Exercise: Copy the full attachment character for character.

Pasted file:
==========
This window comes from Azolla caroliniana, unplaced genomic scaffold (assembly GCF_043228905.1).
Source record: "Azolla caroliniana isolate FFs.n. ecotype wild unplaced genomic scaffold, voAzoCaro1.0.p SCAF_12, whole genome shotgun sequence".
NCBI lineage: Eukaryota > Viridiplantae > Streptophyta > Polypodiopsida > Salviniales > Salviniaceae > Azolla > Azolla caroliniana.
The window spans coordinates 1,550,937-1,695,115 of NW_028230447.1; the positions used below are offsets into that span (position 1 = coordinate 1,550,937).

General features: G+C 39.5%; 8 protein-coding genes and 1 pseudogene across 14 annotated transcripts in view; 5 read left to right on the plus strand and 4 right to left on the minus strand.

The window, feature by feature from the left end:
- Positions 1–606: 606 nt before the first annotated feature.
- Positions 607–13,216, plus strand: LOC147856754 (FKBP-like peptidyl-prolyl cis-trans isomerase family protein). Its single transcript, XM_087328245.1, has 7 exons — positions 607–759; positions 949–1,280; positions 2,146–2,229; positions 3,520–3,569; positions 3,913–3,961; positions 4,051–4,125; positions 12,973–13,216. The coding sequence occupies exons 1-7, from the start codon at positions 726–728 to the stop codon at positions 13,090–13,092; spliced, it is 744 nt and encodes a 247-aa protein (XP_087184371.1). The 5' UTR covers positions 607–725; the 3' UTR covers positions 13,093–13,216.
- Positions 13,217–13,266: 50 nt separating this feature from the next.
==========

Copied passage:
This window comes from Azolla caroliniana, unplaced genomic scaffold (assembly GCF_043228905.1).
Source record: "Azolla caroliniana isolate FFs.n. ecotype wild unplaced genomic scaffold, voAzoCaro1.0.p SCAF_12, whole genome shotgun sequence".
NCBI lineage: Eukaryota > Viridiplantae > Streptophyta > Polypodiopsida > Salviniales > Salviniaceae > Azolla > Azolla caroliniana.
The window spans coordinates 1,550,937-1,695,115 of NW_028230447.1; the positions used below are offsets into that span (position 1 = coordinate 1,550,937).

General features: G+C 39.5%; 8 protein-coding genes and 1 pseudogene across 14 annotated transcripts in view; 5 read left to right on the plus strand and 4 right to left on the minus strand.

The window, feature by feature from the left end:
- Positions 1–606: 606 nt before the first annotated feature.
- Positions 607–13,216, plus strand: LOC147856754 (FKBP-like peptidyl-prolyl cis-trans isomerase family protein). Its single transcript, XM_087328245.1, has 7 exons — positions 607–759; positions 949–1,280; positions 2,146–2,229; positions 3,520–3,569; positions 3,913–3,961; positions 4,051–4,125; positions 12,973–13,216. The coding sequence occupies exons 1-7, from the start codon at positions 726–728 to the stop codon at positions 13,090–13,092; spliced, it is 744 nt and encodes a 247-aa protein (XP_087184371.1). The 5' UTR covers positions 607–725; the 3' UTR covers positions 13,093–13,216.
- Positions 13,217–13,266: 50 nt separating this feature from the next.